This is what the storm cell looks like out our window. The top rises at least twenty thousand feet above us. Not many aircraft can climb that high, so we plan to avoid it laterally by a fair distance. Thunderstorms like this have more than enough energy to remove the wings from our aircraft, which I respect on a fundamental level. On the left hand side of the storm cell, see the cloud shelf coming from the main mass and extending to the left? The overhang might look clear but that's where storm cells spit hail out, so we never fly under the overhangs. An acquaintance of mine got suckered into flying under a similar overhang a few weeks ago and the resulting hail damage to the wing skins of his aircraft cost just under 250k to fix. He didn't tell me how much it cost to clean the pilot seats after that flight.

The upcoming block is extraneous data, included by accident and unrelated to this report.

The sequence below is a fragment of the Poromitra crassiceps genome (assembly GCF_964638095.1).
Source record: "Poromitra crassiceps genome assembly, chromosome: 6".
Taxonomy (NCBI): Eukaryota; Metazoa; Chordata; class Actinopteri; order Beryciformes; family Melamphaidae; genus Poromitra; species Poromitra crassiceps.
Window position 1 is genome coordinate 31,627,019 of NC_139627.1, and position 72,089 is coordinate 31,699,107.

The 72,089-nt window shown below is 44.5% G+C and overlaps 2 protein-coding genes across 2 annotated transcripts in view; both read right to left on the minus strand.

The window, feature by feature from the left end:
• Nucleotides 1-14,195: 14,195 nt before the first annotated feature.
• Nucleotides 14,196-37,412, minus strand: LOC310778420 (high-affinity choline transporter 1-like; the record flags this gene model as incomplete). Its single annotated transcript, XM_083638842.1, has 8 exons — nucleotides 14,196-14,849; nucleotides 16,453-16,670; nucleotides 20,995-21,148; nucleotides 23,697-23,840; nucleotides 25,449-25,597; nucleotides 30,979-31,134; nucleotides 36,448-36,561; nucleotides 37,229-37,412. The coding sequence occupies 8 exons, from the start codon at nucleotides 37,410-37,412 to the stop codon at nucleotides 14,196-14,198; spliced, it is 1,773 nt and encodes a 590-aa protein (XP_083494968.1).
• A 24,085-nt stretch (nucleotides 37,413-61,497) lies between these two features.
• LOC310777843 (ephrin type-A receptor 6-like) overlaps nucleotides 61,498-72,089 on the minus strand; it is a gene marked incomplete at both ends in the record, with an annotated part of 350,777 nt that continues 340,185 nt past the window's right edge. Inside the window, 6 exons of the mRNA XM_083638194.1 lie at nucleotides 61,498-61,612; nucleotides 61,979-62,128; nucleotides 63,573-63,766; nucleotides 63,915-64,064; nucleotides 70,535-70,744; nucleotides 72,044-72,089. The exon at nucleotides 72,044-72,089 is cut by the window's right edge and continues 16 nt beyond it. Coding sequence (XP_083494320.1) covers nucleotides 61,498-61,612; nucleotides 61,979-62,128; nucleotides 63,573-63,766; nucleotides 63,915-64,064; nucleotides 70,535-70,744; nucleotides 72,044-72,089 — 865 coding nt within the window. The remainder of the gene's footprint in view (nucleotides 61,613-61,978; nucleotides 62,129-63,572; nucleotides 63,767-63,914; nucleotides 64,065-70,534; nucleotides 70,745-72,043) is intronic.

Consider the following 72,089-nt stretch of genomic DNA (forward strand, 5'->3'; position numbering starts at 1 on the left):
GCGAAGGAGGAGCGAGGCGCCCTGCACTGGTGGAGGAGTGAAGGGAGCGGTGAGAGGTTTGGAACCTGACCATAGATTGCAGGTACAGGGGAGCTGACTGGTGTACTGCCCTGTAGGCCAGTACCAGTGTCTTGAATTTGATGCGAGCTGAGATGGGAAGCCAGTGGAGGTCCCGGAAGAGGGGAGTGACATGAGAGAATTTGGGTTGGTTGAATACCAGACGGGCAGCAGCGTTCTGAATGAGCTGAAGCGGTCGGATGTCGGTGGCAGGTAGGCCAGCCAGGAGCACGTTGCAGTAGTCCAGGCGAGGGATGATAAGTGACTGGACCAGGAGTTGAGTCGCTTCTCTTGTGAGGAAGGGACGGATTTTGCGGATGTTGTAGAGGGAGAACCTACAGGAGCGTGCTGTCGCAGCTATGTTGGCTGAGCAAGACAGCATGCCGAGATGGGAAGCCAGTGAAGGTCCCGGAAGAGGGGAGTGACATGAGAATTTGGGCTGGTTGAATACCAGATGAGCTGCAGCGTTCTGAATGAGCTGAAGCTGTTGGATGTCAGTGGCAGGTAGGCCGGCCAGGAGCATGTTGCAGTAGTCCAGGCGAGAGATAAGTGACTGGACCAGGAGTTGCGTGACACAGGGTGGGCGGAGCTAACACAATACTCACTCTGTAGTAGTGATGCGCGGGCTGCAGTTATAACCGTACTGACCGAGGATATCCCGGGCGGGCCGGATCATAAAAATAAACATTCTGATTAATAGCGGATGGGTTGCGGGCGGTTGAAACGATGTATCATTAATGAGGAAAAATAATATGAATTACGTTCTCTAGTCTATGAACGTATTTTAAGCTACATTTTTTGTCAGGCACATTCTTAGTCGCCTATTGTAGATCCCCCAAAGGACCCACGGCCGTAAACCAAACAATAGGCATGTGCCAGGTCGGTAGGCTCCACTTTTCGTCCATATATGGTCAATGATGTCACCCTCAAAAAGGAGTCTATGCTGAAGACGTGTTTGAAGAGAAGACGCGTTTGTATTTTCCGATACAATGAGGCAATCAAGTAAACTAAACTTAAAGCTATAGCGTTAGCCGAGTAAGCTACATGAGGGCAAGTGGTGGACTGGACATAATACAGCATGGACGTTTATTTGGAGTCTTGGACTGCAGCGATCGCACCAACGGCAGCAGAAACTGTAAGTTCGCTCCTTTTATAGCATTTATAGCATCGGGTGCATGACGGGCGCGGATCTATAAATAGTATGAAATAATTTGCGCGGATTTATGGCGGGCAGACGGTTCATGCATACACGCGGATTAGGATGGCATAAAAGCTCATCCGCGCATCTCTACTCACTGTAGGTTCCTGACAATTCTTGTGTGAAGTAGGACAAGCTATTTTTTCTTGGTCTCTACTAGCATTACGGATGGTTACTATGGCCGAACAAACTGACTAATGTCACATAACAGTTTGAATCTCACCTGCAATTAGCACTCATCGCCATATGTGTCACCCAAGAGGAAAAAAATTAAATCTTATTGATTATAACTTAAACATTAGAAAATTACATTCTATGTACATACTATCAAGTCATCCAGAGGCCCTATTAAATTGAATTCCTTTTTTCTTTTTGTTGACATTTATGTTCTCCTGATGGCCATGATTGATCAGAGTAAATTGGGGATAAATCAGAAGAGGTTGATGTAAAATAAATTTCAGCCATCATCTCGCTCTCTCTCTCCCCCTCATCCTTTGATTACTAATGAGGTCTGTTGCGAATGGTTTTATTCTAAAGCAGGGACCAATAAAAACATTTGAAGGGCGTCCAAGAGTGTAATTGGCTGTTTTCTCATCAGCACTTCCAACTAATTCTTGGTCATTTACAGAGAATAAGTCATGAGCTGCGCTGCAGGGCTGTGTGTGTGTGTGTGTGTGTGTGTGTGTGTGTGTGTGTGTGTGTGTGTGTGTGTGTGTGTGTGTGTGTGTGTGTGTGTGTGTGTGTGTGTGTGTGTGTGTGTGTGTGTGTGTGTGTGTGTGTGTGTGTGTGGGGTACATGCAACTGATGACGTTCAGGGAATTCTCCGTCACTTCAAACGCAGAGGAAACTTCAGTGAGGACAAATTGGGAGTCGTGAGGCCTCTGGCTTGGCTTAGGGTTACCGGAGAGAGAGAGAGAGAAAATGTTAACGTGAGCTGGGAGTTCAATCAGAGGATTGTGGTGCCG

Eventually the lunar landscape gave way to the prairies of Kansas.

We made our way past that storm and then found ourselves paralleling a truly spectacular one. This was in Kansas, just between Oklahoma City and Wichita. This one was still building while we flew past it - you'll see the video I took shortly that shows it was up to 65,000 feet, but it eventually built to 70,000 feet up. Storms like this can have more energy than a small nuke.

Here's a video showing the uber-badass thunderstorm.

Another video showing some clouds, some traffic above us, and an added bonus at the end!

After a while we passed the evil thunderstorms and were left to happily cruise between some cloud layers.

After a while it got dark and the sky turned silver and blue.

Passing by Chicago on our way home. It is duly noted that my new camera sucks at night shots :)

We made it back to Toronto after 5 hours of flying, tired but happy to be home.

Tuesday, August 18, 2009

This is an angst post, so feel free to skip it if you aren't into that - I'll have fresh aviation stuff up soon.